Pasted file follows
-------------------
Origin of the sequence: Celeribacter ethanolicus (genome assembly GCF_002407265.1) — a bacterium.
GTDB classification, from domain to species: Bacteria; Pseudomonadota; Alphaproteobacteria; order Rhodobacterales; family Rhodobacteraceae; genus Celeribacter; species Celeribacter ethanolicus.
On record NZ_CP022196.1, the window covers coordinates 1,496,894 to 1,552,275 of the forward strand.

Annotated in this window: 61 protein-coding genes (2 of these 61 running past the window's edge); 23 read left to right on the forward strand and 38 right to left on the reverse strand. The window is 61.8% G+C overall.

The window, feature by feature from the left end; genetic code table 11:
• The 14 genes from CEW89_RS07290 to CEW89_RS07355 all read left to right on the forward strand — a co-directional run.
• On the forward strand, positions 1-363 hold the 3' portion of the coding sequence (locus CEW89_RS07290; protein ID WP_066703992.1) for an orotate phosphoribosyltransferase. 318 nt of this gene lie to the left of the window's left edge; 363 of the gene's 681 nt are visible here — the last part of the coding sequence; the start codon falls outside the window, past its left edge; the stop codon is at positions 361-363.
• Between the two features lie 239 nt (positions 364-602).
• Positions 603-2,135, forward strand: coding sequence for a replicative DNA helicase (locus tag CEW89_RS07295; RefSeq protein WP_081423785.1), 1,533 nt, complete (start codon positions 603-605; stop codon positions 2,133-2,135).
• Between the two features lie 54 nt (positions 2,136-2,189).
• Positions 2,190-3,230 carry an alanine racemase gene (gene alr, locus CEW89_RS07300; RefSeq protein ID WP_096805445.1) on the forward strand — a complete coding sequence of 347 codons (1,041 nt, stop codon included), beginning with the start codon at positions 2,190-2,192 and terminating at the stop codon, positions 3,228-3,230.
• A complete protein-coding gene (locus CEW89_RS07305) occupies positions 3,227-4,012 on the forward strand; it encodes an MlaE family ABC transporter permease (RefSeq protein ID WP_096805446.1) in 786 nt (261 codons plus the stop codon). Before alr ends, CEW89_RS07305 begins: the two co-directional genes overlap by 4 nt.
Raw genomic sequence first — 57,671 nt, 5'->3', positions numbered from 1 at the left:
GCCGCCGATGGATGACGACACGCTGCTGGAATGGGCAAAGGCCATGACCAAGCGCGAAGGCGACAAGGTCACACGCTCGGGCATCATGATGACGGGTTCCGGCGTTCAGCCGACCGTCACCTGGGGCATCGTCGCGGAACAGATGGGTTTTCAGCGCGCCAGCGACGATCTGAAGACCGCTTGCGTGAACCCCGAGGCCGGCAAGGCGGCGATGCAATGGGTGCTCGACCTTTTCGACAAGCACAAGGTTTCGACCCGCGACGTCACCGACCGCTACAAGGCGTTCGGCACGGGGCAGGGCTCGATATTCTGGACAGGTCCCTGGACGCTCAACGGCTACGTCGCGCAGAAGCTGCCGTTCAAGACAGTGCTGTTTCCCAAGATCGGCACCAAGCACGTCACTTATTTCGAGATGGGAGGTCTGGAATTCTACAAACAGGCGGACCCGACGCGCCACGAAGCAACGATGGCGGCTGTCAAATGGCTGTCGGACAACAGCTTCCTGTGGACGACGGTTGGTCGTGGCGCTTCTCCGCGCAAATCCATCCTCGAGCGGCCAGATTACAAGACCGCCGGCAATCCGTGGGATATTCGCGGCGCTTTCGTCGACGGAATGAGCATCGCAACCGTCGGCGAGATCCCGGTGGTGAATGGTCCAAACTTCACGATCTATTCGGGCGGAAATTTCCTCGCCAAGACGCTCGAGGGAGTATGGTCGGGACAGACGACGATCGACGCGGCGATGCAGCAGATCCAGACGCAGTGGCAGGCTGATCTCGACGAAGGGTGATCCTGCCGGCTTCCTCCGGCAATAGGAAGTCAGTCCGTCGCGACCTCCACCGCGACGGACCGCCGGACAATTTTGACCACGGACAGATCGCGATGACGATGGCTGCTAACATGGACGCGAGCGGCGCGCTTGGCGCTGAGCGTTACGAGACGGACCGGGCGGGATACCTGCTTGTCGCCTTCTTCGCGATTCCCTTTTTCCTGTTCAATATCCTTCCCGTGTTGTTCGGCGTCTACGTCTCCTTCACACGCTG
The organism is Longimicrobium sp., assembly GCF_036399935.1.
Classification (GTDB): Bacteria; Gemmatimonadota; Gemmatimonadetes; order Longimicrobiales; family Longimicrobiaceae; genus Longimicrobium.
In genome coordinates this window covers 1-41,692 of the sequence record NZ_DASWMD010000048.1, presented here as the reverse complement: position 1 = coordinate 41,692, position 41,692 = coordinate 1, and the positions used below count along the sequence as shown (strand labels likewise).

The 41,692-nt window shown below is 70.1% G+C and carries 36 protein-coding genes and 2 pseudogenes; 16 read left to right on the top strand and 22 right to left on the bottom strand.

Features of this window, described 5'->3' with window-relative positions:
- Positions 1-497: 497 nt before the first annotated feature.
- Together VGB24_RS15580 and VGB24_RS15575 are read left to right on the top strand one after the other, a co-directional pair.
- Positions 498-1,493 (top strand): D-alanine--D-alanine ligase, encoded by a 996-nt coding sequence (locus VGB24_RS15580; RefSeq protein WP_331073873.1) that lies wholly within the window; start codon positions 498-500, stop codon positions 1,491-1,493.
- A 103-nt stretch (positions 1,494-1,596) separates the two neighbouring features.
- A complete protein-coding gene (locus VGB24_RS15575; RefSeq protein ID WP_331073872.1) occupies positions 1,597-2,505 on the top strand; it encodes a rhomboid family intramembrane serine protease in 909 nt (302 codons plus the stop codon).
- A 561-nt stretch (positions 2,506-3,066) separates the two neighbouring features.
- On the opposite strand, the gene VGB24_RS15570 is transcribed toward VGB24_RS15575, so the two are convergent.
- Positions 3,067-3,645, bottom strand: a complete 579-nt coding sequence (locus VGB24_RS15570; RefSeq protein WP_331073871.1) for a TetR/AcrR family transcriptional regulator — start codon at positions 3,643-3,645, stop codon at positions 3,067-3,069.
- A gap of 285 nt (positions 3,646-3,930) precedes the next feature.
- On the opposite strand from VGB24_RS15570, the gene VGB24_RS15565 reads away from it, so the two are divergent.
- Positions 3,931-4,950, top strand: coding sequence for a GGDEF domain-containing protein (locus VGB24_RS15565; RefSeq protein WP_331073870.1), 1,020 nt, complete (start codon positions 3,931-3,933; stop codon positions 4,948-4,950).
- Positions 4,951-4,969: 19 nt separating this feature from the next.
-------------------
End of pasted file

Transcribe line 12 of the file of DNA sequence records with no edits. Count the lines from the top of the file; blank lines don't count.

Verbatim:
• A complete protein-coding gene (locus CEW89_RS07305) occupies positions 3,227-4,012 on the forward strand; it encodes an MlaE family ABC transporter permease (RefSeq protein ID WP_096805446.1) in 786 nt (261 codons plus the stop codon). Before alr ends, CEW89_RS07305 begins: the two co-directional genes overlap by 4 nt.